Heel Tough Blog: Virginia Recap


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Following an emotional last-second come-from-behind win against the Duke Blue Devils last Saturday night, this Tar Heel team faced their most important test of the 2019 season when they welcomed in the Virginia Cavaliers. In another game that came down to the final possession, the Tar Heels would fall to the veteran Cavaliers 38-31. Let’s take a look at what we learned about this team on Saturday night in the loss.


Third Quarter Defense Lost the Tar Heels This One

After a solid showing in the first half, the Tar Heels defense collapsed, putting up their worst quarter of football for the entire season, in the third quarter. The Cavaliers found the endzone all three times they possessed the football in the quarter, while also combining to rack up 259 yards of total offense in the quarter alone. It all started with the second play from scrimmage, where the Tar Heels missed a handful of tackles on a play where Virginia quarterback Bryce Perkins would tightrope the sideline for a 65-yard rushing touchdown 35 seconds into the second half. That play set the tone for the quarterback's play for the entire, as Perkins tore apart a struggling Tar Heel secondary. This will be a quarter that this defense, who held the Cavaliers to just 17 points in the other three quarters, will wish they had back.


Situational Pass Rush is the Only Thing Getting Home Right Now

With all of the injuries that this secondary has dealt with, the defensive line has been turned to to help this defense slow down opposing passing attacks. That plan hasn’t gone as smoothly as one thought it would, especially during Saturday night’s affair. The defensive line was held in check nearly the entire night, giving Perkins plenty of time to pick apart this young, inexperienced secondary. The Tar Heels defensive line has struggled to provide the necessary pressure, forcing Jay Bateman to have to use a variety of different blitz looks to put any pressure on opposing quarterbacks. With the help needed in coverage, the Tar Heels aren’t able to blitz to sustain much pressure often and that has allowed quarterbacks to stand in and make the throws necessary to move the football. Over the final three weeks of the regular season, that trend will have to chance for the Tar Heels to avoid having to win track meets the rest of the way.


The Deep Passing Game Has Returned

When Mack Hollins was lost in the middle of the 2016 season, I don’t think anyone foresaw the struggles to throw the ball deep that would follow for the Tar Heels over the next two and a half years. The good news is, thanks to Sam Howell and a talented veteran receiving corp, the Tar Heels deep passing portion of their offense has returned to being lethal. Last night, the Tar Heels fifteen receptions went for an average of 23.5 yards per catch, including Dyami Brown’s ridiculous 33.7 yard average on his six receptions. The Tar Heels had six completions of 30+ yards on Saturday night and with a quarterback that appears to be the best thrower of the deep ball that the Tar Heels have possibly ever had taking snaps under center, this deep passing game should continue to be something that causes opposing defenses issues.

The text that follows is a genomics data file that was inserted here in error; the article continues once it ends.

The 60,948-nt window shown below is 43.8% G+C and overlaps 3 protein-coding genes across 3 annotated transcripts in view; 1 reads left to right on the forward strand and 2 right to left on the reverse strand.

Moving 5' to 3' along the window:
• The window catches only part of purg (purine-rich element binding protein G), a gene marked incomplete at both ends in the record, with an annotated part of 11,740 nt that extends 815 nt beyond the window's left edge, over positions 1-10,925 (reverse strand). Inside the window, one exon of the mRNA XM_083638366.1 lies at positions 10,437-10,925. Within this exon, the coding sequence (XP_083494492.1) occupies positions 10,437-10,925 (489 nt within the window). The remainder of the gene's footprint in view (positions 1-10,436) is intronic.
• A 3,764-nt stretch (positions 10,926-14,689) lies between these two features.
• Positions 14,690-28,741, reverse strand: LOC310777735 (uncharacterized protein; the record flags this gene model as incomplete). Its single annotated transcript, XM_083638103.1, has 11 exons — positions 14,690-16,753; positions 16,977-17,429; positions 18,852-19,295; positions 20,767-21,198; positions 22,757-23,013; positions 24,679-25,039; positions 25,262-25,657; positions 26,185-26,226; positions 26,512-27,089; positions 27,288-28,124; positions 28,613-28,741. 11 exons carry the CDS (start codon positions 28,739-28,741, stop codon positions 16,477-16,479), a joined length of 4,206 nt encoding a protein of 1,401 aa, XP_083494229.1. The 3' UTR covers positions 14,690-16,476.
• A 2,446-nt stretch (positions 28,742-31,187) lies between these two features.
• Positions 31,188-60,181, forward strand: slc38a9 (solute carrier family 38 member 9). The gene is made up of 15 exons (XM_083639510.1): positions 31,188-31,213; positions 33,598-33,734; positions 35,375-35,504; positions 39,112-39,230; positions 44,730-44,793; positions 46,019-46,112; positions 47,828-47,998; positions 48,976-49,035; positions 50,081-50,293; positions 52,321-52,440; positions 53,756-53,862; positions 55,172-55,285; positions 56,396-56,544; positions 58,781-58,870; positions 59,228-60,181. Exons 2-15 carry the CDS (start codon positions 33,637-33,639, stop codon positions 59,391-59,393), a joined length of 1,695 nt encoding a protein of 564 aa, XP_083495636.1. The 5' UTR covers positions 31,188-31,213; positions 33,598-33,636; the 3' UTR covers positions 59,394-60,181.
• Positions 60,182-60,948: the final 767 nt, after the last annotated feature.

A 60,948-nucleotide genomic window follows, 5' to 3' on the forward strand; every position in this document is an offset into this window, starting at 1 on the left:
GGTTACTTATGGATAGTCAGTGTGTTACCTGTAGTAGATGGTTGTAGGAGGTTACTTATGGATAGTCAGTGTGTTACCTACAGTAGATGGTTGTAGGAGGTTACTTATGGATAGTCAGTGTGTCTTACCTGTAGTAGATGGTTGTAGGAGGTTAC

Red Zone Offense Is Exactly What Ole Miss Fans Warned Us About

We heard all offseason from Ole Miss fans to be careful with the excitement around Phil Longo. Between the 20s, Longo has no trouble moving the ball up and down the field, but in the red zone, his teams have trouble putting it in the end zone. The Tar Heels reached the red zone three times on Saturday night and came away with just three points in those trips. Leaving points on the board has been a problem all season long, with the Tar Heels scoring a touchdown on just 51.4% of their 35 red zone trips this season. This is Longo’s third season as an FBS offensive coordinator and in those three seasons, he has yet to have an offense that has had a red zone touchdown percentage of more than 55.8%. The Tar Heels will need to find that reliable field goal kicker soon because putting the football in the end zone won’t be a simple task under Longo.


Beating NC State, Making a Bowl Game Now Becomes the Biggest Goals

This was the game that had the biggest impact on the ACC Coastal race as we head down the home stretch of the season. While the loss doesn’t eliminate the Tar Heels completely, the team will now need to win out and get help from both Virginia and Virginia Tech, who would both have to lose twice, to see Clemson again. The focus of this 2019 season now has to be on beating rival NC State for the first time since 2015 and making it back to a bowl game for the first time since 2016. Beating the Wolfpack definitely looks possible, as they are limping to the finish line after being stomped by Wake Forest on Saturday and are still without an answer at quarterback. As for the team’s chances to make a bowl game, the Tar Heels have FCS Mercer still on the schedule and if they can take care of business like they should, they’ll need to beat just one of their final two ACC opponents to go bowling in Mack Brown first season back on campus.

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